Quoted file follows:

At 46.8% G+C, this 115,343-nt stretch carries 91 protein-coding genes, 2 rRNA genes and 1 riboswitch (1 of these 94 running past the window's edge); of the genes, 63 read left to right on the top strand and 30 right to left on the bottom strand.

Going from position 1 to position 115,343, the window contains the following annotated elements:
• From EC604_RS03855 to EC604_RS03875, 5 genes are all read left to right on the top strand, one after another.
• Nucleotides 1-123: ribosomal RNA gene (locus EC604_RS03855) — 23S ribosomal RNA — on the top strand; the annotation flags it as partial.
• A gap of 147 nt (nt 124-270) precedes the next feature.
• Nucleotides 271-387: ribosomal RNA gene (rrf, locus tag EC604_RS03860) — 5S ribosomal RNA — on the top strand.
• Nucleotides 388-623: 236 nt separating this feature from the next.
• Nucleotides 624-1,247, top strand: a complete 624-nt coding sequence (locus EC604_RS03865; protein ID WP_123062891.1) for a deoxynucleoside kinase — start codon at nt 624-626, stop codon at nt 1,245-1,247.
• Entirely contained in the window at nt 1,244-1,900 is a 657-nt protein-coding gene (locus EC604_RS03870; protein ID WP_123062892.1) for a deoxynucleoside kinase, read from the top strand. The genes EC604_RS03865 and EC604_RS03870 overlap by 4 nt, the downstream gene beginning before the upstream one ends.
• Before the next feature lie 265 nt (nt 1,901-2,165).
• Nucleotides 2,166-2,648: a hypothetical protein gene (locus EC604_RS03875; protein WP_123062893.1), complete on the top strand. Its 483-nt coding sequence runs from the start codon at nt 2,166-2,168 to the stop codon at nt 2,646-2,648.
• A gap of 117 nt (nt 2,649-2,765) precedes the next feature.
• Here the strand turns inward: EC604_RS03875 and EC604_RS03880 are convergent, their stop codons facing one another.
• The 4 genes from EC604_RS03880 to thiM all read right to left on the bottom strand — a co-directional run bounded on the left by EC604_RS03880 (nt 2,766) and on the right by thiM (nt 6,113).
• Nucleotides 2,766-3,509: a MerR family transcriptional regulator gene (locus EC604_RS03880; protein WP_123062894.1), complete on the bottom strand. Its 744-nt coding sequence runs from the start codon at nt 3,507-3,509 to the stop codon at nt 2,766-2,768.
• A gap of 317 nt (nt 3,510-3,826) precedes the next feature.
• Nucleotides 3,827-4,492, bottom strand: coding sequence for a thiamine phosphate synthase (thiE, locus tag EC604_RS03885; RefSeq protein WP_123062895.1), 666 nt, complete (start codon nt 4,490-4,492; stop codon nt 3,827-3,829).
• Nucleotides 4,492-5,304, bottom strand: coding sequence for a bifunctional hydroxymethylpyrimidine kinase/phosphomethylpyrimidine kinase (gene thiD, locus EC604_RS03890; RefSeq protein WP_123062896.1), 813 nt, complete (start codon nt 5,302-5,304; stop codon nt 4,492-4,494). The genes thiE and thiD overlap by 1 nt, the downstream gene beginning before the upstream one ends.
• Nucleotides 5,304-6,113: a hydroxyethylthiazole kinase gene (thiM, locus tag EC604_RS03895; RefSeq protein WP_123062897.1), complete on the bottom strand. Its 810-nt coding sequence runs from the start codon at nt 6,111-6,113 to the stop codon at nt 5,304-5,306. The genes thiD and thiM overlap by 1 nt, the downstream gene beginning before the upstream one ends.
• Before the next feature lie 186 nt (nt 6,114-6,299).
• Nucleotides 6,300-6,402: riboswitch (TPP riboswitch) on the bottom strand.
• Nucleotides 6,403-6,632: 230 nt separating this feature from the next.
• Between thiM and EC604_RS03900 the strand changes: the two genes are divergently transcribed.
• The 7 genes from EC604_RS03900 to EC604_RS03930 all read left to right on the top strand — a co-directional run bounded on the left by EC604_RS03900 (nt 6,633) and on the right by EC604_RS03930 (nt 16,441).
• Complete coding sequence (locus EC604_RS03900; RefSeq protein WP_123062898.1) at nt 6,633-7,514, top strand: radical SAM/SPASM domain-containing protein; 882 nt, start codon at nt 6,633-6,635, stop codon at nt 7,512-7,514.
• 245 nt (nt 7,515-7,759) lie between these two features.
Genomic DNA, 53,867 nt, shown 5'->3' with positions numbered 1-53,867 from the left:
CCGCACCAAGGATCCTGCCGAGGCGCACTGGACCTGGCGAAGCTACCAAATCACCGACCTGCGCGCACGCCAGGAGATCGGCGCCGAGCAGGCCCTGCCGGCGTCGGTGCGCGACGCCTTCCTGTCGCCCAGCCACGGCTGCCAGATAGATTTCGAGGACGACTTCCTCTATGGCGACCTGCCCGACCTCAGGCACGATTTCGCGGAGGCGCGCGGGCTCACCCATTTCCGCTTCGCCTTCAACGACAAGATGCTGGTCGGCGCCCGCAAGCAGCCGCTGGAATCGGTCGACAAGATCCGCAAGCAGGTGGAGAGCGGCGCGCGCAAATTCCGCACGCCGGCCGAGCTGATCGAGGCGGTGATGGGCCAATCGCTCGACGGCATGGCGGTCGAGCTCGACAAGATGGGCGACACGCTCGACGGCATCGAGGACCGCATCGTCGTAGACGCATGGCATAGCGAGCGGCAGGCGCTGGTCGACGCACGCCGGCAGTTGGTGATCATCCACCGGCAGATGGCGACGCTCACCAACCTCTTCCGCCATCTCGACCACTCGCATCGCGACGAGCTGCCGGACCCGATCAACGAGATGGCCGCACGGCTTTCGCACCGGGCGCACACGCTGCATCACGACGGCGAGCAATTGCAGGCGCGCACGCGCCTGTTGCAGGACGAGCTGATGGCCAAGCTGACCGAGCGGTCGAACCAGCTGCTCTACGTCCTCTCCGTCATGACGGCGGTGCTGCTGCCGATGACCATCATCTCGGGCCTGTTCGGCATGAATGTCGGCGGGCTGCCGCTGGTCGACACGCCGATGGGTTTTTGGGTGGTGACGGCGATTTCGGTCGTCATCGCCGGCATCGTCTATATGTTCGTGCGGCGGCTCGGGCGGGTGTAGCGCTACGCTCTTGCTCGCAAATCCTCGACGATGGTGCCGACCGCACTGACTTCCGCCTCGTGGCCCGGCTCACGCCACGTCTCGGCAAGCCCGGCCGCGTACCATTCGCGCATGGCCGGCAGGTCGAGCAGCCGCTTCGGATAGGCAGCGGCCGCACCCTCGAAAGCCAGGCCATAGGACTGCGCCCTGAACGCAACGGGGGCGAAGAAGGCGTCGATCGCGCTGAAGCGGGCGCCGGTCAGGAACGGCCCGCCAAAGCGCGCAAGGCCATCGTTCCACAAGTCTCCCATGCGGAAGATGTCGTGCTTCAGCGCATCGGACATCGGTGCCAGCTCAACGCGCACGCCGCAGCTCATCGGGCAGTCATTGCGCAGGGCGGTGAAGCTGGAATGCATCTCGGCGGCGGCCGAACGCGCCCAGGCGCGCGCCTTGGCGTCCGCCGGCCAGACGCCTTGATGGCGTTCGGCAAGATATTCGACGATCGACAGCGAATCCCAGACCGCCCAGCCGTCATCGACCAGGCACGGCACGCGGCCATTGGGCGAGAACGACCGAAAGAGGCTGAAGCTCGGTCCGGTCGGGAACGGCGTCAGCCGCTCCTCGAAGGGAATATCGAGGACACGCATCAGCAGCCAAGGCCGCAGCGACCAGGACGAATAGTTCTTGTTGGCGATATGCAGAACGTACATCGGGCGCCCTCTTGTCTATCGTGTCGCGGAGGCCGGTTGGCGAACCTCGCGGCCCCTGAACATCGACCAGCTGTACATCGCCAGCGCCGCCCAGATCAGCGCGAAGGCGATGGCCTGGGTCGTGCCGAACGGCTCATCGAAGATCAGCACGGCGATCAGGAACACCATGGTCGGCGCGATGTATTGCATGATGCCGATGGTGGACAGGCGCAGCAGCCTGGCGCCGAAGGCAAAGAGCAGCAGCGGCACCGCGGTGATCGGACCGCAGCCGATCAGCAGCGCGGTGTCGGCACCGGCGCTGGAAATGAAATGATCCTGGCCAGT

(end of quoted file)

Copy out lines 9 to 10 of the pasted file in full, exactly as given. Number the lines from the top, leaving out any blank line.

• Entirely contained in the window at nt 1,244-1,900 is a 657-nt protein-coding gene (locus EC604_RS03870; protein ID WP_123062892.1) for a deoxynucleoside kinase, read from the top strand. The genes EC604_RS03865 and EC604_RS03870 overlap by 4 nt, the downstream gene beginning before the upstream one ends.
• Before the next feature lie 265 nt (nt 1,901-2,165).